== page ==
Music can be a powerful teaching tool, particularly for students with SEN (special educational needs).
The term SEN encompasses many needs and disabilities, such as autism, behavioural and emotional difficulties, and visual impairment, just to name a few.
So, because of the wide range of needs, SEN teachers and teaching assistants require different tools and varied teaching methods to help their students achieve their individual learning goals. Music can, and has, played a big part in helping SEN students achieve these goals.
How can music help SEN children in the classroom?
Music is an effective tool to encourage SEN children to move, whether freely or by following a specific rhythm. This can be achieved through dancing or playing an instrument.
Even simple beats and small movements, such as clicking fingers or stamping feet, can help children to see a connection between the music and the natural rhythm of their bodies. For example, if they can connect to their heartbeats and footsteps, then they’ll find it easier to identify other sounds that are around them.
By making these connections and continuing to build on their rhythmic skills, SEN students can improve their confidence, their coordination, and their balance as well as develop their fine motor skills, which will help them to eat, write, and talk.
Most of us find that music can stimulate a certain response or emotion. Music can motivate us and it can also relax us, and it is just as effective with SEN children.
A lot of song lyrics are repetitive which is ideal when trying to help students to improve their memory. Additionally, when students are learning a new topic, a song with a familiar melody could be altered and the lyrics replaced with words related to that topic.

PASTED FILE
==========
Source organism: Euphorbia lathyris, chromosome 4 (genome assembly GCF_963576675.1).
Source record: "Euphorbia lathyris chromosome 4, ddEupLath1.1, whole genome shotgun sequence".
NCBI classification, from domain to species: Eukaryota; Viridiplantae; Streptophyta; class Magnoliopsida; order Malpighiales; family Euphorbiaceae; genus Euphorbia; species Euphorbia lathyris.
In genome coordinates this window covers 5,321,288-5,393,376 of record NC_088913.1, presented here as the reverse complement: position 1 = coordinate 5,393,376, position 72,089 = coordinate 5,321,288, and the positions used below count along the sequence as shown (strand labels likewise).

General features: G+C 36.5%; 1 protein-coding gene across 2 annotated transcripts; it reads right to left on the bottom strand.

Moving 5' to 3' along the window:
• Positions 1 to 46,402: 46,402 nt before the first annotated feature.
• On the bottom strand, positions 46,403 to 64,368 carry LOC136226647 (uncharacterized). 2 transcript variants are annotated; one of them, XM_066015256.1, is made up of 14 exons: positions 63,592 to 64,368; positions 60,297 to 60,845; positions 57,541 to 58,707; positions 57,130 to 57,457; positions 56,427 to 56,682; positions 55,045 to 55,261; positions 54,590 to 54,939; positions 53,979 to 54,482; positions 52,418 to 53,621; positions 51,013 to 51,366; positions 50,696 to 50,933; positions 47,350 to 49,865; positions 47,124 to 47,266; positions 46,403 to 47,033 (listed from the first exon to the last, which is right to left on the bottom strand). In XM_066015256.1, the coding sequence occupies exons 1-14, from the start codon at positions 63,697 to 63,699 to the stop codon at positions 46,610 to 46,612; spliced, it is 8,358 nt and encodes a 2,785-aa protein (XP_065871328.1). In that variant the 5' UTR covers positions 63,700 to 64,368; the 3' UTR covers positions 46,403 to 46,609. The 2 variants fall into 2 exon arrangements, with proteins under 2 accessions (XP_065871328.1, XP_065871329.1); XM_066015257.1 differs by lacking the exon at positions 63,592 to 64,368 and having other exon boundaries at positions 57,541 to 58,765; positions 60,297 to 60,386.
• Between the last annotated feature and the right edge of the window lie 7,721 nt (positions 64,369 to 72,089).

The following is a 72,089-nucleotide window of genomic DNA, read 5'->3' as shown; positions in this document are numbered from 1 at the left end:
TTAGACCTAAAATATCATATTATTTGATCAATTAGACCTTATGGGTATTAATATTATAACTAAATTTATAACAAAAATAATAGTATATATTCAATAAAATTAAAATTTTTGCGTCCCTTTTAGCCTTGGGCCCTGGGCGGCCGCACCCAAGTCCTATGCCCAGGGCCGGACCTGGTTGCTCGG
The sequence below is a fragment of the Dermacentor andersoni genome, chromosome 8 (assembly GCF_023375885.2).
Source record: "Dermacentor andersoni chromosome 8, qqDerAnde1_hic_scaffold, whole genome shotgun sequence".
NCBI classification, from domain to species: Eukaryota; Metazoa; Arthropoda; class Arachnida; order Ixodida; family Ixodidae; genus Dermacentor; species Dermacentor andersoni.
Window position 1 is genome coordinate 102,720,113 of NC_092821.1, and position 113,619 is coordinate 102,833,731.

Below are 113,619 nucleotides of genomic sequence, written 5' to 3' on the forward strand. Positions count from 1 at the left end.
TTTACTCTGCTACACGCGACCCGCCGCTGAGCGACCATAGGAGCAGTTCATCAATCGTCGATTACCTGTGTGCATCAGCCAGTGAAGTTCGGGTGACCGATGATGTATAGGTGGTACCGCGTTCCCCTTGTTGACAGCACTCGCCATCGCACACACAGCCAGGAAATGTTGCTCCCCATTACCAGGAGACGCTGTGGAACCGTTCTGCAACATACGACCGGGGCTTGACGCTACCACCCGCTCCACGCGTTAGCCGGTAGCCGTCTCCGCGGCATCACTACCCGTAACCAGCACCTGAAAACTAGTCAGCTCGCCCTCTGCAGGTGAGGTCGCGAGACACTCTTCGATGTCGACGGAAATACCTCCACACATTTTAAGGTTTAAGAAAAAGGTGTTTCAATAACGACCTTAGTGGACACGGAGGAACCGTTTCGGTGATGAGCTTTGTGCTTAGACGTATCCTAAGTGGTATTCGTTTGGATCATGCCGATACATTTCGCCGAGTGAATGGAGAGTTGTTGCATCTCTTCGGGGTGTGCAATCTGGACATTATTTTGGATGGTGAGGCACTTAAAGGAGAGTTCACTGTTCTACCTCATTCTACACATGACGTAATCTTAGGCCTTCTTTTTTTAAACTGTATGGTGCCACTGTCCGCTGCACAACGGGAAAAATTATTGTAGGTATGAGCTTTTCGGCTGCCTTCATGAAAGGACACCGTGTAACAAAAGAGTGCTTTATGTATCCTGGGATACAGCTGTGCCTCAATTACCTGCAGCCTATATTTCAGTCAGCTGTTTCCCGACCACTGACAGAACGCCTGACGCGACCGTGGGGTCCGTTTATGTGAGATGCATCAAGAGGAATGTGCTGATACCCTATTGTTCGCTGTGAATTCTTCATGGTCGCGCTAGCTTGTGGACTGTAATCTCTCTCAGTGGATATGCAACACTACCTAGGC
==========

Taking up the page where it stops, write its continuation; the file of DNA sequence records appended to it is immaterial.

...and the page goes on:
Songs can also be used to help students identify the time of day and when certain tasks need to be done. For example, a certain piece of music could be played or a song can be sung to signal to students that it’s the end of the day and that they need to begin tidying their desks.
Overall, music can help SEN children improve their attention span, which will help them to focus in the classroom and to remember what they’ve been taught.
As previously mentioned, music can stimulate certain emotions, making us experience happiness, sadness, or maybe just a feeling of calmness. Because of this, music can be an effective tool to help students express themselves.
A lot of SEN students struggle to understand their emotions, which then can affect their behaviour and ability to communicate. So, by incorporating music into their lessons, students can learn to recognise their emotions and understand why they are experiencing them.
To assist with this learning, music games can be played. For example, children can stamp like an angry elephant when they hear the sound of a loud, fast drum beat, or they can gallop like a happy reindeer when they hear the sound of jingling bells.
Through games such as the above, SEN children can also learn how to control their emotions.
Music can be enjoyed alone or within a group; it is an effective way to bring people together. So, with this in mind, SEN children should be encouraged to sing and play instruments solo, or in their own time, as well as within a group (band).
By being part of a band, they will also develop their communicative skills and their ability to interact with each other.
Additionally, working to create music with other SEN children will help to improve their listening skills as well as their ability to focus and remember.
Not least of all, being in a band, where they’ll have to wait their turn to play or sing, will help to strengthen their self-possession and patience.
If you’re an SEN teacher or teaching assistant, then we hope this blog has helped you to discover new ways to use music within the classroom.
Are you looking for a job as an SEN teacher or SEN teaching assistant? Then, we have several SEN job roles available.
Alternatively, if you’d like to be updated on the latest SEN opportunities, then feel free to submit your CV.